Gardening And Your Mental Health?

By now, you’ve probably heard about some of the basic advantages of gardening. Gardening on a consistent basis provides a great source of physical activity and exposure to nature. Additionally, consuming the produce you’ve grown in your garden nourishes your body, and is cost efficient. Alongside these fundamental reasons for maintaining a garden are some deeper and more surprising reasons. Research continues to support the notion that gardening can actually improve your mental health.

Want to discover the specific, evidence-based ways that gardening can improve mental health? Here are just a few of the conditions on which gardening has been shown to have an impact.


One of the most devastating mental health conditions to see and suffer from is dementia. Dementia is a progressive decline in one’s cognitive abilities. Symptoms of dementia include an impairment of memory, communication (verbal and written), reasoning, and more. However, there are numerous research supported ways to prevent dementia symptoms at any age. Eating a healthy diet full of fruits and vegetables, reducing your stress levels, and learning new skills are all ways that you can decrease your risk of dementia. How is gardening relevant to these techniques? Gardening is a single activity that can help achieve each of these goals. Not only can you grow the produce you consume as part of a healthy diet, but gardening can also be a relaxing activity. Also, whether you’re a novice gardener or an expert, there is always something new that you can learn when gardening.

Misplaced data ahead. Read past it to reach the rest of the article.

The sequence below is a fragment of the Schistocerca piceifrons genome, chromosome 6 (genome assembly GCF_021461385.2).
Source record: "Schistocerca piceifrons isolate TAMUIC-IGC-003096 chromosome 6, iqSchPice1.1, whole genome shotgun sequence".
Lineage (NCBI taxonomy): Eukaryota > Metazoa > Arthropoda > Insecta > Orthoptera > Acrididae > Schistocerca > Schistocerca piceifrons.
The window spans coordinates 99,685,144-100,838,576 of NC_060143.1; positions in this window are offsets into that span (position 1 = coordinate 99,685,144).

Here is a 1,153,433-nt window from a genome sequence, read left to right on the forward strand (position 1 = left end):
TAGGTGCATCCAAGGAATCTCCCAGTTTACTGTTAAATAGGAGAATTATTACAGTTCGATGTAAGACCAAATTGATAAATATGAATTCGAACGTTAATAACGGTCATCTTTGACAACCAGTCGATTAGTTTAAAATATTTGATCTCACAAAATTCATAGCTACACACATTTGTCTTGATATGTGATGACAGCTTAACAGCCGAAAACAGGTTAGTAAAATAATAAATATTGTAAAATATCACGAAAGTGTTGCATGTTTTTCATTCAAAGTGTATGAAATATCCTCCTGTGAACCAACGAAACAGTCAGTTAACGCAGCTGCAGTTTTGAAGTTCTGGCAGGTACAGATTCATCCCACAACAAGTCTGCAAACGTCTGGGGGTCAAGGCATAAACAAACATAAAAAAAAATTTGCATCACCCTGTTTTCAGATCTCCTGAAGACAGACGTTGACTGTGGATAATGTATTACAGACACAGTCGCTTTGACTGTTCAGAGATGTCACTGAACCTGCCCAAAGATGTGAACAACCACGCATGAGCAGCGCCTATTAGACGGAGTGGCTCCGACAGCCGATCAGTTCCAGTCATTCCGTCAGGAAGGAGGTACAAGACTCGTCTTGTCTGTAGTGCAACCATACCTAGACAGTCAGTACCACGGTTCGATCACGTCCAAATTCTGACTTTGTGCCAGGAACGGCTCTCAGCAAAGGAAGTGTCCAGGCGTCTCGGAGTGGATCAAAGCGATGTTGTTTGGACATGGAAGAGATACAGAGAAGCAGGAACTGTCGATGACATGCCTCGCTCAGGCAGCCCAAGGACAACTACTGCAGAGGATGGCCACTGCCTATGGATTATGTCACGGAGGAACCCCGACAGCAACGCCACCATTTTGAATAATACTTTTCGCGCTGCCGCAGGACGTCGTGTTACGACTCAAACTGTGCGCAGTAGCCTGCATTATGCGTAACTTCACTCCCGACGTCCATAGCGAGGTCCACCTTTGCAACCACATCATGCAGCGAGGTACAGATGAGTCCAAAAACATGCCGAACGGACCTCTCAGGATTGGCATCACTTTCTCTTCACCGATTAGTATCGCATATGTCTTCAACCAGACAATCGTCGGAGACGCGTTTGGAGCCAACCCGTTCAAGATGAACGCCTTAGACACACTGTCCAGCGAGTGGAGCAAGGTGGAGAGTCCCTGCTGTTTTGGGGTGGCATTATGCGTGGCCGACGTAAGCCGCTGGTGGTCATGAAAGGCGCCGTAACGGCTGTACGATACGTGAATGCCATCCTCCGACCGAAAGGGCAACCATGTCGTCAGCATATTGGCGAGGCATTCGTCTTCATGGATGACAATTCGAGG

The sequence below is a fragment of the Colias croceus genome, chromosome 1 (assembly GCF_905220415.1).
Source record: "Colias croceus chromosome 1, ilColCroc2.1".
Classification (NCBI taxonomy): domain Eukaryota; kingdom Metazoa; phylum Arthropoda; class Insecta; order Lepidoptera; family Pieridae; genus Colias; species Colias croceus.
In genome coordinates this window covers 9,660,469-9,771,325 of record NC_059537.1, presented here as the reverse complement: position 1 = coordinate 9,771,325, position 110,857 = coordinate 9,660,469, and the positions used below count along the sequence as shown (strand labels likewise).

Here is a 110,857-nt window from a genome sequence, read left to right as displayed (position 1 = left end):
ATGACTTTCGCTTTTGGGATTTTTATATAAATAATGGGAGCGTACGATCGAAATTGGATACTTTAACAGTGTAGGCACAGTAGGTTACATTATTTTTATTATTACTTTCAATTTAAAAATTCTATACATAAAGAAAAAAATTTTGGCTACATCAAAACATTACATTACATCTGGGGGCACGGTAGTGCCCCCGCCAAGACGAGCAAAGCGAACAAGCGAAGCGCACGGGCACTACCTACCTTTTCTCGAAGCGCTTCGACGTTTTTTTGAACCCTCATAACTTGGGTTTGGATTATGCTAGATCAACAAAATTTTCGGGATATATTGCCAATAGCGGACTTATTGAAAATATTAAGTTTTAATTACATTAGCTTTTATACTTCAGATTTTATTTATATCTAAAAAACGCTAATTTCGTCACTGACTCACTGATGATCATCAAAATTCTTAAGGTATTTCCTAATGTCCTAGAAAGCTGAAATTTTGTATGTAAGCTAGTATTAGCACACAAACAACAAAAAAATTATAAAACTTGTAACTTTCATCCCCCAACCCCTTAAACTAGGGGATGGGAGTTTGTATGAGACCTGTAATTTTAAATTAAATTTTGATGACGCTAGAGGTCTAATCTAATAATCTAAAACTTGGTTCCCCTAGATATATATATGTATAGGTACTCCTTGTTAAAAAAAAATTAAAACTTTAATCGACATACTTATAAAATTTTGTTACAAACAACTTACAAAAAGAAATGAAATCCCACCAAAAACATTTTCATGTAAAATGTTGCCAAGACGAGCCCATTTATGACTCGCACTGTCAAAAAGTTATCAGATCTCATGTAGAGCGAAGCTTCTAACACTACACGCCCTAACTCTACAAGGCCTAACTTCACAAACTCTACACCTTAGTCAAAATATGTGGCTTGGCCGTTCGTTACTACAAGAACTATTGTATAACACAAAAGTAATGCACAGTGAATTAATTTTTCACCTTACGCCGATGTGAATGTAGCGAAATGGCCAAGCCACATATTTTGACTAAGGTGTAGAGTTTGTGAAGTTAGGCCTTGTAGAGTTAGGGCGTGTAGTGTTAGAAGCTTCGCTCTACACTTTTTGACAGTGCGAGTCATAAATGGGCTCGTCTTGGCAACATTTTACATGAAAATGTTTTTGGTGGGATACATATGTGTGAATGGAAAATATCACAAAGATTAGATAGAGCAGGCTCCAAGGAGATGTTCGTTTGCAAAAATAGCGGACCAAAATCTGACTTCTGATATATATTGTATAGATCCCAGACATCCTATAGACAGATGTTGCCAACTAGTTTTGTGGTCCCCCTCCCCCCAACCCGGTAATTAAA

Depression and anxiety

Worldwide, recent figures from the World Health Organisation show that approximately 350 million people experience depression. Additionally, a recent Psychiatric Morbidity Survey revealed that 6 million individuals in the UK are diagnosed with an anxiety disorder. Those who experience either or both conditions can use gardening as a way to improve their symptoms. How? In addition to the physical exercise associated with gardening, there are specific fruits, vegetables, and other plants that can improve anxiety and depression. Lavender, chamomile, oregano, and blue potatoes are just a few of the plants that have been shown to help improve symptoms.

What is the specific impact of gardening on mental health? The Telegraph reports that 88% of people experience positive mental wellbeing as a benefit of gardening. Additional studies have shown that having green space (including a garden) results in higher self-reported levels of good mental health across socio-economic groups in the UK.

Additionally, Psychology Today discusses a few more theories about why gardening helps mental health:

  • The peace and tranquility of being in nature helps individuals to relax and to practice mindfulness.
  • Working in the garden releases serotonin and dopamine (which boosts one’s mood)
  • Coristol levels are also controlled when surrounded by nature which decreases stress levels.

Can gardening actually improve your mental health?

While it is not the cure for the mental health conditions discussed above, research continues to show strong evidence that gardening can prevent or improve mental health problems. From the consumption of vitamin and mineral rich produce, to the learning of new gardening skills, to the peaceful time spent working and relaxing in nature, gardening is full of proven benefits for mental health. Young or old, the wonderful gifts offered by a simple backyard garden can provide a lifelong impact.

For more information on the health benefits of gardening take a look at this article from WhatShed.